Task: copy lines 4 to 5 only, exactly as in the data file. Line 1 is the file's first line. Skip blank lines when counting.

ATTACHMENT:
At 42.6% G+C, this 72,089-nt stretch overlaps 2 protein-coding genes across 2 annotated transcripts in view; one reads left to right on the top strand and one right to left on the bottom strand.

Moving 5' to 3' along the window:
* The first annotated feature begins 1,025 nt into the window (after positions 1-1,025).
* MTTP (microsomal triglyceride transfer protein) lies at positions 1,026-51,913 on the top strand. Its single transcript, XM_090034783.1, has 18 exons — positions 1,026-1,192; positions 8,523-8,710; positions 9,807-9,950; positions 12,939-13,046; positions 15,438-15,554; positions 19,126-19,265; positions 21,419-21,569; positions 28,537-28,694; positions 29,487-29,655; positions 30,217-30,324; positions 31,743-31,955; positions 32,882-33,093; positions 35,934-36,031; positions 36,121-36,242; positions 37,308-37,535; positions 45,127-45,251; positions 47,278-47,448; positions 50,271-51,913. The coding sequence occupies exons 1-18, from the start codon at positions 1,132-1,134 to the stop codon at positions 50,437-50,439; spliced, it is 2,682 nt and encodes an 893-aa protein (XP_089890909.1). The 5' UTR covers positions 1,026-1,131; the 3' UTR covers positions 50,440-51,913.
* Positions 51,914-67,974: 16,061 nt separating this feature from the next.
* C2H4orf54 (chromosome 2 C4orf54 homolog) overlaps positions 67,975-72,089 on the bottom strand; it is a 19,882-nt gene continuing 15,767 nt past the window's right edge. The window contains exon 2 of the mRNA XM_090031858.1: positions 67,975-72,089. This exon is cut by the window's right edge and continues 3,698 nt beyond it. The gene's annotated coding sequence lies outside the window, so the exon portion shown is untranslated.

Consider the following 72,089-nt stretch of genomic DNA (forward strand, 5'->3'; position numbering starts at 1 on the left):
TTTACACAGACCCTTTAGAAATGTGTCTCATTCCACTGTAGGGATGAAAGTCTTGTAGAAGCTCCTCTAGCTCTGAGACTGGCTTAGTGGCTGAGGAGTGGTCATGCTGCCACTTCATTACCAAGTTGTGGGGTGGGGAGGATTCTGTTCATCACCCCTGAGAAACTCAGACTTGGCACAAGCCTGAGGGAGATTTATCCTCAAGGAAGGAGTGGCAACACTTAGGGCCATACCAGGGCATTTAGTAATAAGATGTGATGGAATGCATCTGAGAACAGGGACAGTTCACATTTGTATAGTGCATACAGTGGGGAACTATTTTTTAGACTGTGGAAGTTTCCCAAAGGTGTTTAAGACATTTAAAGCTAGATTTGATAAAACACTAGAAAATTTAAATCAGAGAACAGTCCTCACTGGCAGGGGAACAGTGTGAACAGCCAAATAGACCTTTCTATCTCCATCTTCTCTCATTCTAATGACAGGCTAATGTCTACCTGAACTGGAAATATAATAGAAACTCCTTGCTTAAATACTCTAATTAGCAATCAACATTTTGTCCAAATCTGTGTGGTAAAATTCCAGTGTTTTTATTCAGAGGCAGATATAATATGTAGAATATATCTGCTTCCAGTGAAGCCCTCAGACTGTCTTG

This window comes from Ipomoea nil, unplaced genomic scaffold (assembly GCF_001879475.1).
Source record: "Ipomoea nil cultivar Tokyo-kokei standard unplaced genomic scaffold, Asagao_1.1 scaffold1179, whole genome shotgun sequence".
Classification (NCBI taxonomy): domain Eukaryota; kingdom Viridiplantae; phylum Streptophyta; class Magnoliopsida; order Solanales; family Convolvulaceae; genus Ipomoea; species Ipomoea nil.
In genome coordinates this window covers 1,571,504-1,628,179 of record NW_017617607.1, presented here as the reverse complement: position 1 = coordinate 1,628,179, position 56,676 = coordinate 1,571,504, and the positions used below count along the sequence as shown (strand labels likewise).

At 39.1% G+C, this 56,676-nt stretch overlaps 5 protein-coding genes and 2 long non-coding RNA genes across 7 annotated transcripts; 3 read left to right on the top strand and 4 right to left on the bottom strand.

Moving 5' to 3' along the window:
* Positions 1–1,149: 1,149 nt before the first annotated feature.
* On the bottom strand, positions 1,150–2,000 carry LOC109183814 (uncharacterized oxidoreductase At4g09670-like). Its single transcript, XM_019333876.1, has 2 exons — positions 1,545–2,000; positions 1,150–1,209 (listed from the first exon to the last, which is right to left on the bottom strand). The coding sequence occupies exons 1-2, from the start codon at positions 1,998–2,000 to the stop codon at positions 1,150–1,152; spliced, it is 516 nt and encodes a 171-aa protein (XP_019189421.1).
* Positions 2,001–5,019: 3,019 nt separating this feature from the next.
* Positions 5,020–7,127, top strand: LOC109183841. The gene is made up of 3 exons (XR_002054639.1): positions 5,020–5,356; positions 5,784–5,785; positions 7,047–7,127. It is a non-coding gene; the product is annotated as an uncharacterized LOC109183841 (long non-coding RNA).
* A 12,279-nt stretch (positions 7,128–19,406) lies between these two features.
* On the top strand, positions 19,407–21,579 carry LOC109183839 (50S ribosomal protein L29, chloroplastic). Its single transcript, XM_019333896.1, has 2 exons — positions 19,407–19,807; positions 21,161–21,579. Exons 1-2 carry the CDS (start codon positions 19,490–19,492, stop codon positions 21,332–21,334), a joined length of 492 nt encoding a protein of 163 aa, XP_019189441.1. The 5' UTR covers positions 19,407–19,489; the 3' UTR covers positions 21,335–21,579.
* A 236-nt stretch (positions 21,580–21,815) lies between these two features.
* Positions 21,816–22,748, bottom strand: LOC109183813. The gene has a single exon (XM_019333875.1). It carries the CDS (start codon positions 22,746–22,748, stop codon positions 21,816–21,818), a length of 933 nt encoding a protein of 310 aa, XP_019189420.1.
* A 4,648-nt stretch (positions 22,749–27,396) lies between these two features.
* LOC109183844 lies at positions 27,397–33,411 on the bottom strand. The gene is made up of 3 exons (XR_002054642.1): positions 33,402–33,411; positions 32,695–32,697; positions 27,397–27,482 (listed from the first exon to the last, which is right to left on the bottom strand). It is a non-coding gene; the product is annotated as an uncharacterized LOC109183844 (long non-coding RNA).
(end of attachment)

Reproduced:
* MTTP (microsomal triglyceride transfer protein) lies at positions 1,026-51,913 on the top strand. Its single transcript, XM_090034783.1, has 18 exons — positions 1,026-1,192; positions 8,523-8,710; positions 9,807-9,950; positions 12,939-13,046; positions 15,438-15,554; positions 19,126-19,265; positions 21,419-21,569; positions 28,537-28,694; positions 29,487-29,655; positions 30,217-30,324; positions 31,743-31,955; positions 32,882-33,093; positions 35,934-36,031; positions 36,121-36,242; positions 37,308-37,535; positions 45,127-45,251; positions 47,278-47,448; positions 50,271-51,913. The coding sequence occupies exons 1-18, from the start codon at positions 1,132-1,134 to the stop codon at positions 50,437-50,439; spliced, it is 2,682 nt and encodes an 893-aa protein (XP_089890909.1). The 5' UTR covers positions 1,026-1,131; the 3' UTR covers positions 50,440-51,913.
* Positions 51,914-67,974: 16,061 nt separating this feature from the next.